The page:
Five reasons this Liverpool outcast is vital again

On the verge of an Anfield exit over the summer, Lucas now, once again, looks to be a vital cog in Liverpool’s starting XI. Two wins on the bounce may not sound all that impressive, but the Reds’ shocking start to the 2014/15 season means that victories against Stoke and Leicester have been gleefully greeted on Merseyside, where the ecstasy of last season is now a fading memory.

Lucas has been back in the team for the vital six-point haul, and it’s fair to say that he’s had a big influence. Not convinced by the Brazilian?

Well here are FIVE reasons he’s as crucial as the likes of Steven Gerrard, Raheem Sterling or Daniel Sturridge right now…




The stats don’t lie…

Lucas 1

Last night Lucas occupied the holding role against Leicester, and Liverpool won. It may sound a bit simplistic, but with the Brazilian in the side this term, results have been better than when he’s absent – which just proves that he’s doing a decent job, even though he’s not the sort of player to earn praise with raking passes or driving runs.

In the 10 games Lucas has played this season, the Reds have won seven and lost just two. Conversely, the 11 in which he has not featured have garnered two wins and seven losses. Okay the stats can be a little misleading as the South American made winning cameos against West Brom and Ludogorets and was taken off while the Southampton game was poised at 1-1, but his impact should not be taken lightly.

A better genuine holding midfielder than Gerrard


Steven Gerrard may be getting a lot of flack recently, but the system being deployed by Brendan Rodgers and the lack of confidence in the side is rather hanging him out to dry. Although a top quality midfielder, ‘Stevie G’ has never been the most defensively responsible player, and with his pace now fading, putting him up against clever attackers is lamb to the slaughter stuff. Last season he got away with it thanks to the high pressing from Luis Suarez and Daniel Sturridge, but with opponents having more of the ball and time against the Merseysiders now, Gerrard is often exposed.

Conversely, Lucas is comfortable sitting in front of his backline, and uses his reading of the game and know-how to cut out through balls and win back possession efficiently.

Frees up Gerrard to push forward

Building on the last point, using Lucas allows Gerrard to be deployed further up the pitch. Although the 34-year-old’s powers are beginning to wane, he is still, arguably, the best finisher in the Reds’ team – aside from the unfit Sturridge – and can pick out the right pass at the right time – as his assist record from last season backs up. A first goal from open play since early 2013 – against Man City – is testament to his reduced powers from deeper, and he’s likely to build on this tally if kept nearer the final third.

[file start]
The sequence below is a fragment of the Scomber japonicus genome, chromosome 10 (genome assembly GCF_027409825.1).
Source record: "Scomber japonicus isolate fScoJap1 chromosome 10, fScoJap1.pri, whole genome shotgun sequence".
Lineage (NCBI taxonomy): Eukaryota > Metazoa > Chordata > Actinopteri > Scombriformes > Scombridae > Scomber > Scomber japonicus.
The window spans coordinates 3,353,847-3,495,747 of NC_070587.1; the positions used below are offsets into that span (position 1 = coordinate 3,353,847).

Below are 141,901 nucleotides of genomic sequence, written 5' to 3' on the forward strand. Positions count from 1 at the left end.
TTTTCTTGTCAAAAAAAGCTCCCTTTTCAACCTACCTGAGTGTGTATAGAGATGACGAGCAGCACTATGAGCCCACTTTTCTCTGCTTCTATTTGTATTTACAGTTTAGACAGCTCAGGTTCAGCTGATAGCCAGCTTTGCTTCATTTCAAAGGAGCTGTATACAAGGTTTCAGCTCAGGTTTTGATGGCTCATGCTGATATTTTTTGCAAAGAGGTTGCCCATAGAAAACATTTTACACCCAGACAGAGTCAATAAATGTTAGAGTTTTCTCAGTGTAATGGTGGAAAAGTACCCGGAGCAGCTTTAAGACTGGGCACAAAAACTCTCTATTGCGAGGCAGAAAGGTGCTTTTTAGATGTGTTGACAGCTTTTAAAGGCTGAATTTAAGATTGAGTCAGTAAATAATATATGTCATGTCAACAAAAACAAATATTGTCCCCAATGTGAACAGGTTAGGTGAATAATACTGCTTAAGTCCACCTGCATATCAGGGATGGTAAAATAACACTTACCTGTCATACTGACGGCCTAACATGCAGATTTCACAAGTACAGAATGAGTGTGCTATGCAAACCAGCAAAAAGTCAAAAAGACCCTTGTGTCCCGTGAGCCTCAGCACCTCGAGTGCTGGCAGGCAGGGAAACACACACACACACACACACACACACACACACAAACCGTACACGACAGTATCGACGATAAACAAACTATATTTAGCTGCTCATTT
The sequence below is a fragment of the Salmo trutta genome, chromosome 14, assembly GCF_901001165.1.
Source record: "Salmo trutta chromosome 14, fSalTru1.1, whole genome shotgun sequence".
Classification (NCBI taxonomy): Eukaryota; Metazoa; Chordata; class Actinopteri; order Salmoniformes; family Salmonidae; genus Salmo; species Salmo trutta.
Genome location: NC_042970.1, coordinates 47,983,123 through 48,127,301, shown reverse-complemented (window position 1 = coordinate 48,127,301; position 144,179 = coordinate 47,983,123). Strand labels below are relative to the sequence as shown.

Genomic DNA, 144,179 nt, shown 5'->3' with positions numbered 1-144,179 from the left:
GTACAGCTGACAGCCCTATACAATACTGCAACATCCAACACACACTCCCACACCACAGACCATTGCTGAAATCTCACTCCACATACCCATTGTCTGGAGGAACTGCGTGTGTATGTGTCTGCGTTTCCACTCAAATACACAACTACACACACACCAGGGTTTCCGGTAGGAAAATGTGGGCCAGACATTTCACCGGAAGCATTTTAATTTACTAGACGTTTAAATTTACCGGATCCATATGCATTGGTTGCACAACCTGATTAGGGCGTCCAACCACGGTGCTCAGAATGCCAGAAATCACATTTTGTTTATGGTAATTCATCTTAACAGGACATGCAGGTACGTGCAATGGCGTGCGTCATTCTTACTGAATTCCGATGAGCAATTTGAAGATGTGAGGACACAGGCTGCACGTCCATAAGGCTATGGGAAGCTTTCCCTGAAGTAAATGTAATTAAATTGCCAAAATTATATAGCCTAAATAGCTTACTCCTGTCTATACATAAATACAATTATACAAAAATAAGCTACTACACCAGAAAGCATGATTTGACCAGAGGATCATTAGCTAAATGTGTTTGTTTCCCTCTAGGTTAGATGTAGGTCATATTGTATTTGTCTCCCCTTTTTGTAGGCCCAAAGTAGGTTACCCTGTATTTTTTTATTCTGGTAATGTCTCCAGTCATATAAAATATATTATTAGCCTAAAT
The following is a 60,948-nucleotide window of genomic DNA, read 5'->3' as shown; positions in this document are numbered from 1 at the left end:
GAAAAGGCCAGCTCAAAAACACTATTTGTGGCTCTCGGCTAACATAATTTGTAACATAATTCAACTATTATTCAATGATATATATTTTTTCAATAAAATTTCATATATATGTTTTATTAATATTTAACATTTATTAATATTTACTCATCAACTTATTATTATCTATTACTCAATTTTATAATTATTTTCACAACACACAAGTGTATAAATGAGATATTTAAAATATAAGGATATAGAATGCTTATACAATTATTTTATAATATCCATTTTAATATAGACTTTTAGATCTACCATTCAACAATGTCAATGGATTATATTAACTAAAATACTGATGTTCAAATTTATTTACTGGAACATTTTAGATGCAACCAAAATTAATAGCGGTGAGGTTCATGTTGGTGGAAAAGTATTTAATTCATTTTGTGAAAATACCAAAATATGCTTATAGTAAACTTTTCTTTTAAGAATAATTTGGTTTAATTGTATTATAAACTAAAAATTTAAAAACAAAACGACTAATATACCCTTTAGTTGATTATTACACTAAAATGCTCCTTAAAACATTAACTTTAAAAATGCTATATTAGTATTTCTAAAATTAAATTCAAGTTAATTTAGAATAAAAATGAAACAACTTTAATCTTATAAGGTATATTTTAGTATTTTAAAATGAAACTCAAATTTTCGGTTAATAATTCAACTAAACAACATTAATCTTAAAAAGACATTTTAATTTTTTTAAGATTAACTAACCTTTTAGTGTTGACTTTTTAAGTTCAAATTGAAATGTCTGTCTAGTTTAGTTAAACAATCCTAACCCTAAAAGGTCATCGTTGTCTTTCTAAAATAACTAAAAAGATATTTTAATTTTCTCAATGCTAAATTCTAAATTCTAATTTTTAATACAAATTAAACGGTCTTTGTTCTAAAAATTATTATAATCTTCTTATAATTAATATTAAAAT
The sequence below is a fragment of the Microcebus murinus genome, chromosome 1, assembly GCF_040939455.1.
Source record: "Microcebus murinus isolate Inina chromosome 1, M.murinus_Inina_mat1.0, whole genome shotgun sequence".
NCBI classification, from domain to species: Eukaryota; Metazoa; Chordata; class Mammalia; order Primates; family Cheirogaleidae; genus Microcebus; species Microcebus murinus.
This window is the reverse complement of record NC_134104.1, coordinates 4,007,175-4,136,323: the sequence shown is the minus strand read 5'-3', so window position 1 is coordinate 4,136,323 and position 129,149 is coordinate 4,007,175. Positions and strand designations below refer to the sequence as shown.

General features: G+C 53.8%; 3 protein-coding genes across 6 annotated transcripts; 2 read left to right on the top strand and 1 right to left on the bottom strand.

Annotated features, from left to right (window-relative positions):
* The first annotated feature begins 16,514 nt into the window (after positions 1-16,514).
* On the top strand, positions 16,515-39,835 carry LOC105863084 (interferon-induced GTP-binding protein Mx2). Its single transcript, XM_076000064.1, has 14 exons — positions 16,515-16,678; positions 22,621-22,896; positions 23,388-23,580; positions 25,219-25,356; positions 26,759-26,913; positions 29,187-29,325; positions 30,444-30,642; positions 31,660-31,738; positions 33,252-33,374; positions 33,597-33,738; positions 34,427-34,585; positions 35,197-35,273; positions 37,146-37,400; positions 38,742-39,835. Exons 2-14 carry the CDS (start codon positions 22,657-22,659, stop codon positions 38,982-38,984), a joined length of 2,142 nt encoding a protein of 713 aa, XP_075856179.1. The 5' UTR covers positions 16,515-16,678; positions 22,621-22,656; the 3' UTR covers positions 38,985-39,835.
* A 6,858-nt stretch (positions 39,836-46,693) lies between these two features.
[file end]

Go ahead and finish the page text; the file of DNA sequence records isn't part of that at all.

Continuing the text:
Lucas early

Lucas’ Liverpool career has been one of peaks and troughs. Signed from Gremio in 2005 as a promising attacking midfielder, his failure to produce ‘samba flair’ on a regular basis led to cries for him to be shipped out to anybody who would take him from an unforgiving crowd. But after reinventing himself as a more defensively minded central player, his stock once again rose to the point that he was named as Liverpool’s Player of the Season in 2010/11.

Injuries have once again seen his reputation slide recently, but he’s already shown that bouncing back is what he does best.

Keeps it simple

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There’s a lot to be said for doing your job effectively and quietly. While Raheem Sterling, Adam Lallana and Gerrard grab the headlines, Lucas was, arguably, the Reds’ best player against Leicester. Four key incepts, six clearances – the joint highest in the game – 59 passes and a host of tackles make for positive reading and ensured that the Foxes only goal came rather fortuitously.

Lucas now leads the stats (in terms of averages) in his own squad for tackles, clearances and incepts, which are all areas in which the Reds have needed to improve after a porous opening to the season. He may not be reinventing the wheel, but sometimes going back to basics is what’s needed.


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